In 2008 Collin County purchased 410 of a newer version of the AccuVote voting booth machines (pictured right) to use for early voting. The newer AccuVote machine was used for the first time in Collin Co. during early voting for the November 2008 general election. Collin County continues to use the older "2004" AccuVote voting machines for Election Day voting. Collin Co. currently has a total inventory of about 1400 AccuVote voting booth machines.

In 2006, Diebold began attempts to distance itself from its election solutions division because controversies swirling around its computerized voting system line of business tarnished its mainline banking ATM business, plus, the added profits Diebold envisioned when it purchased the elections systems business never fully materialized. Diebold endured numerous lawsuits in addition to its PR problems over its Election Systems product.

Wired Magazine: Diebold, an Ohio-based maker of ATMs and security systems, purchased the elections business from Global Election Systems for $31 million in January 2002, just as Congress was passing the Help America Vote Act, which allocated billions to states to purchase new voting machines.
Instead of reaping the flow of federal HAVA funds the new Diebold Elections Systems division immediately ran headlong into controversy when Diebold Inc. CEO Walden O’Dell, a fundraiser for former President George Bush, wrote in a letter to Republican supporters in 2003 stating that the company was “committed to helping Ohio deliver its electoral votes to the president” in 2004.
[Diebold's AccuVote computers were widely used throughout Ohio and O’Dell's letter suggested to some that Diebold might install software on the AccuVote machines "rigged" to throw the Ohio vote to Bush.]
The company then became a target of additional bad "PR" after it inadvertently put its AccuVote computer source code on a public internet access FTP computer. This gave computer scientists an opportunity to examine the AccuVote software code. The computer scientists who studied the software code said they discovered numerous security problems with the voting system [that might allow someone to hack and change votes recorded on the voting machines].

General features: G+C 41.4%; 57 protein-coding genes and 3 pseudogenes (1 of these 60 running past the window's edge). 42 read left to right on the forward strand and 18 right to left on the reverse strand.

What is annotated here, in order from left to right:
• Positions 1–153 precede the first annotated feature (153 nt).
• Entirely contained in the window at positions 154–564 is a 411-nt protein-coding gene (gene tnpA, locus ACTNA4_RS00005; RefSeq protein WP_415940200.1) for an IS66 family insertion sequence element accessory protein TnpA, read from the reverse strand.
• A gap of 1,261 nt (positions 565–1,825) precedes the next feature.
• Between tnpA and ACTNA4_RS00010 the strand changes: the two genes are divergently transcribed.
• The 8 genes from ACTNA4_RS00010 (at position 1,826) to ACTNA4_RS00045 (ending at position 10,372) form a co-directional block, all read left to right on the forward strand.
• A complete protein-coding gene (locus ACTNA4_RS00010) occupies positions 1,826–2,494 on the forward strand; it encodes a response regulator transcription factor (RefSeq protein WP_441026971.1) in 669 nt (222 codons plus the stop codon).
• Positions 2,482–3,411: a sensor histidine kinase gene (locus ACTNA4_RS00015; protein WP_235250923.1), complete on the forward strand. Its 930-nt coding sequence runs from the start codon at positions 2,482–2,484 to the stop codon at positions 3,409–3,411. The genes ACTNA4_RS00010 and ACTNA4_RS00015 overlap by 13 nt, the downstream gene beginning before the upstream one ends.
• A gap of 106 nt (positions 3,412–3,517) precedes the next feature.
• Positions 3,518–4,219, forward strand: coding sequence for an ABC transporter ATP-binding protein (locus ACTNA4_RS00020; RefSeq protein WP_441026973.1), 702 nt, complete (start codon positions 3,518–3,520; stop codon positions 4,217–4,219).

Criticism of Diebold Elections Systems' voting equipment remained constant as the voting system experienced numerous problems in election districts around the country, and reports surfaced that company officials had applied untested and uncertified software updates to voting computers. [Did E-Vote Firm Patch Election?]
[Atlanta Progressive News' Matthew Cardinale filed a report reviewing the history and concerns about software patches illegally installed on Georgia's Diebold touch-screen voting systems.]
Wired Magazine: The most recent problem with the company’s system occurred in the 2008 presidential election in Humboldt County, California, when Diebold’s tabulation software randomly deleted nearly 200 votes. An examination of the system revealed that its audit logs failed to record significant events, such as someone deleting votes from the system; it also contained a delete button that allowed anyone with access to the system to erase the audit logs.

Diebold began looking for a buyer for the troubled touch-screen and optical scan voting, and electronic voter registration business in early 2006. Following a year-long failed attempt to find anyone willing to buy the e-voting business, Diebold spun it off as a wholly owned subsidiary business, renamed the subsidiary "Premier Election Solutions" and gave the business unit its own separate management team and board of directors in August 2007.

Diebold continued to actively search for someone to buy for its election system business unit until Election Systems & Software, another company in the election systems industry, finally aggre Diebold has at long last found a buyer and has sold its controversial U.S. election systems business to competitor Election Systems & Software, another company in the election systems industry. The sale closed Wednesday September 2, 2009 and consists primarily of Diebold’s Allen, Texas-based subsidiary, Premier Election Solutions.

Diebold reportedly agreed to sell the business for $5 million in cash, plus payments representing 70 percent of any cash collected on outstanding accounts that were receivable as of Aug. 31. Diebold expects to recognize a pre-tax loss in the range of $45 million to $55 million as a result of the transaction. The pre-tax loss includes the assets and liabilities of the business, certain retained legal liabilities, and other transaction costs.